Volunteer Energy Cooperative Right-of-Way Guidelines

By Brad Rhea

One of the many benefits of living in our part of the country is the abundance and variety of vegetation, but as many know, trees and power lines do not mix. Vegetation growing into uninsulated power lines can become energized and may pose a hazard to the public. Along with the public, vegetation can also cause problems for power utilities. Trees can grow into power lines or break and fall onto them. Also, vines can climb electrical poles and wrap around transformers and lines. Any of these events can cause power interruptions.

Because of this, Volunteer Energy Cooperative (VEC) manages vegetation along power line right-of-ways. The goal of vegetation management is to prevent as many of power interruptions as possible. Vegetation management includes pruning trees, cutting down dead or hazardous trees, clearing around power poles and other electrical equipment, mowing undergrowth, and making herbicide applications.

VEC maintains a 40 feet right-of-way along our overhead primary power lines, that’s 20 feet on either side of the power lines. We ask that nothing be planted inside the right-of-way area. Even if vegetation is planted on the edge of the right-of-way, plants don’t only grow up but also grow out. That means even vegetation planted outside the right-of-way can still grow into it and may need to be pruned back in order to maintain our recommended clearance.

Here are some guidelines to consider when planting near power lines:

  • Trees less than 25 feet in height and spread at maturity can be planted in the “small tree zone,” which is 25-40 feet from the line.
  • Trees less than 40 feet in height and spread at maturity can be planted in the “medium tree zone,” which is 40-60 feet from the line.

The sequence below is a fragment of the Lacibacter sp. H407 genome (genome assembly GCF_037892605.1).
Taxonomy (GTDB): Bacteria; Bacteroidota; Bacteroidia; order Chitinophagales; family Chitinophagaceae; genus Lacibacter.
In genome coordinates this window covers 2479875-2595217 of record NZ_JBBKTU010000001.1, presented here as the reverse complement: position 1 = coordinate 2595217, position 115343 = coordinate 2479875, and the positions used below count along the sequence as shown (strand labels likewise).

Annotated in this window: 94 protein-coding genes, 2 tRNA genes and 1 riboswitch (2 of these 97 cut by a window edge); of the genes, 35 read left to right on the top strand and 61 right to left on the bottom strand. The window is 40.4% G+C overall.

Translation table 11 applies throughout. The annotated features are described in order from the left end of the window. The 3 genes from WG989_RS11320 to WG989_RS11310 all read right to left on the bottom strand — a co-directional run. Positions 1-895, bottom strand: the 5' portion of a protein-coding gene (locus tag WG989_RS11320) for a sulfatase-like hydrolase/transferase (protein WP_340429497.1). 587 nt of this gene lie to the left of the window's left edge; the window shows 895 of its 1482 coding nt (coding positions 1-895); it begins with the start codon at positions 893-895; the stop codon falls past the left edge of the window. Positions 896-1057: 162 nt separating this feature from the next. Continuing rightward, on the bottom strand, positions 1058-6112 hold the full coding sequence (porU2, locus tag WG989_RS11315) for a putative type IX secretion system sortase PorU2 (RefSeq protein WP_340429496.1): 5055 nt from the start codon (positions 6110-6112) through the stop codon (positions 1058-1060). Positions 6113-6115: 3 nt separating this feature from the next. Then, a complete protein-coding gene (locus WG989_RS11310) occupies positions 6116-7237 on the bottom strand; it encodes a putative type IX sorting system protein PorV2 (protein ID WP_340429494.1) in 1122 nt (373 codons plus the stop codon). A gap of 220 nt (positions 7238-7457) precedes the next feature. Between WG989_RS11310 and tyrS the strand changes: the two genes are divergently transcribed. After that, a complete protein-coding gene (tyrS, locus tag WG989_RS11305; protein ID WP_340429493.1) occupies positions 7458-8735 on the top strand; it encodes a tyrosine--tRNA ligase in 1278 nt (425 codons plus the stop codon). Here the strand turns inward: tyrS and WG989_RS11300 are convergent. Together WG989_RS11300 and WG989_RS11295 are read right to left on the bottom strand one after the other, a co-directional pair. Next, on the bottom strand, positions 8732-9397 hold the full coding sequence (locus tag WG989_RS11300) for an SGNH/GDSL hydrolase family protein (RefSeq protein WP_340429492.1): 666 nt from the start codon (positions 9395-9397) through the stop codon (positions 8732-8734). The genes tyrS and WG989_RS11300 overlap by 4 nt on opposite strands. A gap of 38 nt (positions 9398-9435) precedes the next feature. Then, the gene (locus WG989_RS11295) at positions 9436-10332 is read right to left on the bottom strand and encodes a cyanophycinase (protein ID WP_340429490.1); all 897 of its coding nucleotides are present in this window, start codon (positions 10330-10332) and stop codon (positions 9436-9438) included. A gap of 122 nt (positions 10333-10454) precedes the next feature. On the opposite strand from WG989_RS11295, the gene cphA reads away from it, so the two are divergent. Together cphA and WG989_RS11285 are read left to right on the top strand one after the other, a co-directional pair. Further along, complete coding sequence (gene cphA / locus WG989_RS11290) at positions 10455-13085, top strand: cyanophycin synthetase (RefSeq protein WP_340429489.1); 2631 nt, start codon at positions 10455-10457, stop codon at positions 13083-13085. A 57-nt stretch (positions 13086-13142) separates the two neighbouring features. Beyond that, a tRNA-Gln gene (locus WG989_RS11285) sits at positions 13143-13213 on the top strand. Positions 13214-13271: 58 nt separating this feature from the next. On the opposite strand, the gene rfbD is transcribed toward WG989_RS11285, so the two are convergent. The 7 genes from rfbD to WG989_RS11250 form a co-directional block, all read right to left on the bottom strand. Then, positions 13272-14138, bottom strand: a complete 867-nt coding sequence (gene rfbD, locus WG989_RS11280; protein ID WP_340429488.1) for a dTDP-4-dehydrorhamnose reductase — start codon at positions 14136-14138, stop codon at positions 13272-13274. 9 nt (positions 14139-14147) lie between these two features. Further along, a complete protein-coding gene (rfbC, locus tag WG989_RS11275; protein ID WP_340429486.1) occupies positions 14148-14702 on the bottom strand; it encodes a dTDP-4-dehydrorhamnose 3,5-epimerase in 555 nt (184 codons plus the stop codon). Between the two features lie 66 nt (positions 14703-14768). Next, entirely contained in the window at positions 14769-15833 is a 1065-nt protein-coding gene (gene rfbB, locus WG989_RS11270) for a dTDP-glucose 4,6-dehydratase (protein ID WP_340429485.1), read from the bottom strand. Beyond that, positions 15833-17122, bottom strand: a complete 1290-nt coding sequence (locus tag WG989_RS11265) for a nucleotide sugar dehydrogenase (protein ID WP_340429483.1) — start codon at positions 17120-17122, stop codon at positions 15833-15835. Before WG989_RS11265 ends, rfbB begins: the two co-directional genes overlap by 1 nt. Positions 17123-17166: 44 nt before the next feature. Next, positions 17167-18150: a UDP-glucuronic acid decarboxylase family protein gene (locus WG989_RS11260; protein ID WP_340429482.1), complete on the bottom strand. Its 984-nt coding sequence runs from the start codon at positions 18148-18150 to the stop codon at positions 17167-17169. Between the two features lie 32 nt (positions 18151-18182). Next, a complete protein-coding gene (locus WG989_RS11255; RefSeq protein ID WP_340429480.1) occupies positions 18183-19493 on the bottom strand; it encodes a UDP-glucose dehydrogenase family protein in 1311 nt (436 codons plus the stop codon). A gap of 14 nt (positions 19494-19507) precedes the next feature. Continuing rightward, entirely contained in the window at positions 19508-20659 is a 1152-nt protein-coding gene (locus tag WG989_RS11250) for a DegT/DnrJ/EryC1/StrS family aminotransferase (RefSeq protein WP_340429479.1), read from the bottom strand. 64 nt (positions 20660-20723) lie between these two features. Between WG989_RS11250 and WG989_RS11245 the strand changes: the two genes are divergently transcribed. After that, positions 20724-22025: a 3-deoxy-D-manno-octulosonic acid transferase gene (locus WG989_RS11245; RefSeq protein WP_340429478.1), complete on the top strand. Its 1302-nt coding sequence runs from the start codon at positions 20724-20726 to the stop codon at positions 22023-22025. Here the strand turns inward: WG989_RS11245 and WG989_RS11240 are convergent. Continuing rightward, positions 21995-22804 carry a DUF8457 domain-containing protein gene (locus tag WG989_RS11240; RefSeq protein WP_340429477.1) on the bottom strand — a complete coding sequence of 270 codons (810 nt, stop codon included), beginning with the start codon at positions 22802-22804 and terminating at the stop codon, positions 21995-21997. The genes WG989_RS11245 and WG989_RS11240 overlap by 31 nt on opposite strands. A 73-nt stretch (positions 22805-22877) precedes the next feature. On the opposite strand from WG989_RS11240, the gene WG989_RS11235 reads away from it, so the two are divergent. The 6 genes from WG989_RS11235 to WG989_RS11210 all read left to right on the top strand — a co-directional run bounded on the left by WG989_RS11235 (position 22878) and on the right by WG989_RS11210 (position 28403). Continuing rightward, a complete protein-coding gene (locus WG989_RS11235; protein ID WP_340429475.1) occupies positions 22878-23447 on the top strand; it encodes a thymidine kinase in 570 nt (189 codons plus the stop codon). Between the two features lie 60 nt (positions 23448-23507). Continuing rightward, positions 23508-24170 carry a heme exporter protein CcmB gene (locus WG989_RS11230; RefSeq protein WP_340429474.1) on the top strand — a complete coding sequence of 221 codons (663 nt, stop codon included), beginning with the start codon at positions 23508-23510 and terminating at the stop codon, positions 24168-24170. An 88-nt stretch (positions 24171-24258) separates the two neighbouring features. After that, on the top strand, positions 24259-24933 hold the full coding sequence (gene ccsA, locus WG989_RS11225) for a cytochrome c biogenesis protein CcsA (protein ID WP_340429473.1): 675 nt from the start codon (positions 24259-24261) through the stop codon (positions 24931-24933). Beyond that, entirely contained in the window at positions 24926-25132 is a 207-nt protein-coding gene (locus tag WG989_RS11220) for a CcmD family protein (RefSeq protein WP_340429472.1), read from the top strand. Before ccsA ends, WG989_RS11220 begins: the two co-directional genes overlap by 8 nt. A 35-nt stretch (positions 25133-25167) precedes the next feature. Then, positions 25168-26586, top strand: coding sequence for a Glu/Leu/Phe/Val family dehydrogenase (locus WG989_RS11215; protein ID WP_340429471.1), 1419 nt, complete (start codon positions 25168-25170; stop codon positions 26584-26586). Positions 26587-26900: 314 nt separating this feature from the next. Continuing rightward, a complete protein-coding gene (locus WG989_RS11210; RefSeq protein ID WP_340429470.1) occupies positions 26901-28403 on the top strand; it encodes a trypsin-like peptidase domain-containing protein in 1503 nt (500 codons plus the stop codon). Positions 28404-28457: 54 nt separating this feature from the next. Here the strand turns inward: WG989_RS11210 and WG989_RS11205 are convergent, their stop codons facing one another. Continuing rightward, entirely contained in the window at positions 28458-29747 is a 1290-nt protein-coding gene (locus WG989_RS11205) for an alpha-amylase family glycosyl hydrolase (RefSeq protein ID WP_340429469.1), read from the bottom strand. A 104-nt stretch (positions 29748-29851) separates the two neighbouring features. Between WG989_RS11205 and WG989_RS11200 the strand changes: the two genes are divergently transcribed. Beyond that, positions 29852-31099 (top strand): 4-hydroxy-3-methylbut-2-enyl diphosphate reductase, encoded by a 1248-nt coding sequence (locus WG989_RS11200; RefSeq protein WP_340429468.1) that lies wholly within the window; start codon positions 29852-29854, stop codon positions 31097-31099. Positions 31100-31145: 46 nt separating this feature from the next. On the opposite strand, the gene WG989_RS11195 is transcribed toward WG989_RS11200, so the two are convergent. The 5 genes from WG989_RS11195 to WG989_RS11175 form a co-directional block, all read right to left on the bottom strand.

• Trees with over 40 feet height and spread at maturity need to be planted in the “large tree zone,” which is at least 60 feet from the line.

These guidelines are in effect to not only keep vegetation from growing into or falling onto power lines, but to also allow linemen safe access to right-of-ways.

Following these guidelines can also help speed up the restoration of power when an outage does occur. Access is critical when restoring power. Even though shrubs and hedges planted in the right- of-way areas may not be tall enough to grow into the power lines, they may be an obstacle for crews trying to perform maintenance or make repairs.

Overhead primary lines are not the only concern when it comes to vegetation management. We also have to be able to access our underground equipment. Therefore, we ask that nothing be planted within 10 feet of our underground transformers.

With a little planning and foresight, we hope the need for vegetation management along our right-of-ways can be reduced and trees and power lines can coexist. VEC also strongly encourages members who want trees inside the 40 feet right-of-way removed to contact us to discuss the possibility. For the Crossville and Jamestown service areas, contact Right-of-Way Superintendent Brad Rhea at 931-484-3527 extension 7234. For the Decatur and Cleveland service areas, contact Right-of-Way Coordinator Allen Ratledge at 423-334-1020 extension 7034.